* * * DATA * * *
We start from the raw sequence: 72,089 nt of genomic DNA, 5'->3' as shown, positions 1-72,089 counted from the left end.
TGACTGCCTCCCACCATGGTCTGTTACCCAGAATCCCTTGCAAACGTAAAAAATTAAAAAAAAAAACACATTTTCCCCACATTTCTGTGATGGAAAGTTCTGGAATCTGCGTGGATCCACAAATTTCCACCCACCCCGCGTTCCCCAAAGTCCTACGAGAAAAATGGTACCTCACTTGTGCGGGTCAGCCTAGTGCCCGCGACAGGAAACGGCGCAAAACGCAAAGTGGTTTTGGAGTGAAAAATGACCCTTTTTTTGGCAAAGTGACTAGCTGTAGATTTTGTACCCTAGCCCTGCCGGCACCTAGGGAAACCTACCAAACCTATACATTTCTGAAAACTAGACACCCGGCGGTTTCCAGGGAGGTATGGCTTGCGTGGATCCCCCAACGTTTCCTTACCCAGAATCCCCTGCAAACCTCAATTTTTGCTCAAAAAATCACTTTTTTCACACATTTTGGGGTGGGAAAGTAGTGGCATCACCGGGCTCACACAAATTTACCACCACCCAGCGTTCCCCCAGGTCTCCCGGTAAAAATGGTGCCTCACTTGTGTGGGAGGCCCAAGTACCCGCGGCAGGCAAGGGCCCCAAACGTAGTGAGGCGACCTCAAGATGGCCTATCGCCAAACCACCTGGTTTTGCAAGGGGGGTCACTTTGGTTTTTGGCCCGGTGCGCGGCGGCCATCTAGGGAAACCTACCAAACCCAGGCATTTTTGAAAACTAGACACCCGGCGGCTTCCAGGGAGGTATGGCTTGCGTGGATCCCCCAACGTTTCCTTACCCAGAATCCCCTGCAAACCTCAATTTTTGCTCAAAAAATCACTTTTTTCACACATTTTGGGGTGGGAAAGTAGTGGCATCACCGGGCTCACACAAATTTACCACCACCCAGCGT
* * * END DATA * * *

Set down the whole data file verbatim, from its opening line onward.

We start from the raw sequence: 72,089 nt of genomic DNA, 5'->3' as shown, positions 1-72,089 counted from the left end.
TGACTGCCTCCCACCATGGTCTGTTACCCAGAATCCCTTGCAAACGTAAAAAATTAAAAAAAAAAACACATTTTCCCCACATTTCTGTGATGGAAAGTTCTGGAATCTGCGTGGATCCACAAATTTCCACCCACCCCGCGTTCCCCAAAGTCCTACGAGAAAAATGGTACCTCACTTGTGCGGGTCAGCCTAGTGCCCGCGACAGGAAACGGCGCAAAACGCAAAGTGGTTTTGGAGTGAAAAATGACCCTTTTTTTGGCAAAGTGACTAGCTGTAGATTTTGTACCCTAGCCCTGCCGGCACCTAGGGAAACCTACCAAACCTATACATTTCTGAAAACTAGACACCCGGCGGTTTCCAGGGAGGTATGGCTTGCGTGGATCCCCCAACGTTTCCTTACCCAGAATCCCCTGCAAACCTCAATTTTTGCTCAAAAAATCACTTTTTTCACACATTTTGGGGTGGGAAAGTAGTGGCATCACCGGGCTCACACAAATTTACCACCACCCAGCGTTCCCCCAGGTCTCCCGGTAAAAATGGTGCCTCACTTGTGTGGGAGGCCCAAGTACCCGCGGCAGGCAAGGGCCCCAAACGTAGTGAGGCGACCTCAAGATGGCCTATCGCCAAACCACCTGGTTTTGCAAGGGGGGTCACTTTGGTTTTTGGCCCGGTGCGCGGCGGCCATCTAGGGAAACCTACCAAACCCAGGCATTTTTGAAAACTAGACACCCGGCGGCTTCCAGGGAGGTATGGCTTGCGTGGATCCCCCAACGTTTCCTTACCCAGAATCCCCTGCAAACCTCAATTTTTGCTCAAAAAATCACTTTTTTCACACATTTTGGGGTGGGAAAGTAGTGGCATCACCGGGCTCACACAAATTTACCACCACCCAGCGT